It is also crucial for employees to be aligned with new goals at every stage. Changing goals without warning or alignment is likely to be counterintuitive.
2. Conduct Frequent Check-ins
In order to keep employees on track to meet their goals, managers should have short 10 to 15-minute informal conversations with them every other week. Studies show that these check-ins during which progress, problems and solutions are discussed, can help employees get back on track. Addressing issues as soon as they arise makes managing performance easier for both parties.
In order to chart progress and to keep track of problems and the solutions used to try to resolve them, each party should take notes during these check-ins. This will ensure that everyone is on the same page about what worked and what didn’t.
Record both positive and negative feedback and ensure that the check-in session ends with the employee feeling motivated to succeed.
3. Have Separate Skills and Career Development Conversations
PeopleSearch Singapore’s, Jaime Lim, in the same People Matters Global article also explained that aside from assessment-oriented conversations, managers must have separate development conversations with employees.
Performance evaluation sessions naturally involve looking back and discussing extrinsic motivators such as compensation and titles.
Development conversations should be forward-looking, inspiring and centred on intrinsic motivators such as furthering career or overall life goals.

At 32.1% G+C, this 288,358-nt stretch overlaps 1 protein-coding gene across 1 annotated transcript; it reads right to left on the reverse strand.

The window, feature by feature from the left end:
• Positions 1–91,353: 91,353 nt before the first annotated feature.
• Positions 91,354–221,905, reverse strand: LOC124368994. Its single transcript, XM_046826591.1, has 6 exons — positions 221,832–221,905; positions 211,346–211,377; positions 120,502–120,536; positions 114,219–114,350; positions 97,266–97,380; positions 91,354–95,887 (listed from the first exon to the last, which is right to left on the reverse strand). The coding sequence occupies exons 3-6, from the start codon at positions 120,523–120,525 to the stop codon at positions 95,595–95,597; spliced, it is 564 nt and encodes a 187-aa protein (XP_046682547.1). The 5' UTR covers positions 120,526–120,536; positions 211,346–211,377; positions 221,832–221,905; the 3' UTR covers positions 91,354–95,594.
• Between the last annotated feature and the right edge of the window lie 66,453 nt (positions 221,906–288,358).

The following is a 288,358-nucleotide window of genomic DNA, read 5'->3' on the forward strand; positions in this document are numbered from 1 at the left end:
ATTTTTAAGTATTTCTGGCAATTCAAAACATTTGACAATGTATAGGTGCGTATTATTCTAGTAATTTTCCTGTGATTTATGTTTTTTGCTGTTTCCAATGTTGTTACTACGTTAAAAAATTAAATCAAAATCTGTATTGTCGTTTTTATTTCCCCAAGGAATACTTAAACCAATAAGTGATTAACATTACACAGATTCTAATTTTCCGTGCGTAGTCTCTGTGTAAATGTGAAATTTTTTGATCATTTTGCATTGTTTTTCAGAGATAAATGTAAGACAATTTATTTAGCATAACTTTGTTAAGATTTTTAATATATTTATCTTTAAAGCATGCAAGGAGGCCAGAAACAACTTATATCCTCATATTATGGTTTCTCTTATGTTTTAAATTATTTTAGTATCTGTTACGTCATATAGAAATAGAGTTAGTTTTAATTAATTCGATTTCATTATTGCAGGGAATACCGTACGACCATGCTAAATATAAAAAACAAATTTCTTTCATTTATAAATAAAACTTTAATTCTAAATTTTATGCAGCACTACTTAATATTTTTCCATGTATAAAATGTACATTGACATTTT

Considering the differences, managers and employees need to frame their mindsets and approaches differently for each. Experts also say that discussions centred on extrinsic motivators tend to shut down discussions of intrinsic motivators. In order to eliminate the tension and to make each discussion more productive, separate the two.
As you have development conversations, remember that while employees are being urged to upskill and reskill today more than ever before, many are struggling when it comes to deciding which skills to pick up or improve upon.
Take the guesswork out of the process by forging a close partnership with each employee to map upskilling/reskilling plans that are aligned with business goals.
This should then lead to discussing the individual’s own aptitude and interests, and how these could become part of their talent development journey in a way that would also benefit the organisation. As employees discuss their own professional goals and desired career trajectory, they become more self-aware and should be able to suggest ways to meet their career objectives with the company’s support.
The plan could involve not only training courses, but also stretch assignments in a different department.
By having such conversations with their direct reports, managers show employees that the organisation takes their development and growth seriously. This can markedly boost talent retention in the long run.